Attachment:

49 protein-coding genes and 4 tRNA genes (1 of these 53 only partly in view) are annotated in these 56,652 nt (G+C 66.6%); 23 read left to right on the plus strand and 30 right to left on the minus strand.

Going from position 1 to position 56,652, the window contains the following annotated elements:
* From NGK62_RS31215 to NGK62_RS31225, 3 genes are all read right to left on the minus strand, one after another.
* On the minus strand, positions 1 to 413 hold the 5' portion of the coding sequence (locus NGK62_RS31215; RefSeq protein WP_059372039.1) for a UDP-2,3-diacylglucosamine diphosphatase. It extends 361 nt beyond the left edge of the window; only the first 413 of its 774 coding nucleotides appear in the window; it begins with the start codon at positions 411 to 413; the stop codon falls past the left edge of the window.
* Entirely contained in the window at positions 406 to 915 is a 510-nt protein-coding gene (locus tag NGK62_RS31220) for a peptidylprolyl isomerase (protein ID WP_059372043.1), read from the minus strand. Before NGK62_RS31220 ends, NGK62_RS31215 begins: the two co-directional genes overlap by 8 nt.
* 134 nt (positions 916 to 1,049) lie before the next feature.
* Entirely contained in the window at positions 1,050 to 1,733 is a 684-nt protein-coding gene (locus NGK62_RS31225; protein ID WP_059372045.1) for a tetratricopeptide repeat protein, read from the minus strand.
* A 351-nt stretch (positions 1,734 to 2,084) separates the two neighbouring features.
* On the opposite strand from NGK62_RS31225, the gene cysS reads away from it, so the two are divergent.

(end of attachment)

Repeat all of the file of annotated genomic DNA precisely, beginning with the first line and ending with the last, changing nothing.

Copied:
49 protein-coding genes and 4 tRNA genes (1 of these 53 only partly in view) are annotated in these 56,652 nt (G+C 66.6%); 23 read left to right on the plus strand and 30 right to left on the minus strand.

Going from position 1 to position 56,652, the window contains the following annotated elements:
* From NGK62_RS31215 to NGK62_RS31225, 3 genes are all read right to left on the minus strand, one after another.
* On the minus strand, positions 1 to 413 hold the 5' portion of the coding sequence (locus NGK62_RS31215; RefSeq protein WP_059372039.1) for a UDP-2,3-diacylglucosamine diphosphatase. It extends 361 nt beyond the left edge of the window; only the first 413 of its 774 coding nucleotides appear in the window; it begins with the start codon at positions 411 to 413; the stop codon falls past the left edge of the window.
* Entirely contained in the window at positions 406 to 915 is a 510-nt protein-coding gene (locus tag NGK62_RS31220) for a peptidylprolyl isomerase (protein ID WP_059372043.1), read from the minus strand. Before NGK62_RS31220 ends, NGK62_RS31215 begins: the two co-directional genes overlap by 8 nt.
* 134 nt (positions 916 to 1,049) lie before the next feature.
* Entirely contained in the window at positions 1,050 to 1,733 is a 684-nt protein-coding gene (locus NGK62_RS31225; protein ID WP_059372045.1) for a tetratricopeptide repeat protein, read from the minus strand.
* A 351-nt stretch (positions 1,734 to 2,084) separates the two neighbouring features.
* On the opposite strand from NGK62_RS31225, the gene cysS reads away from it, so the two are divergent.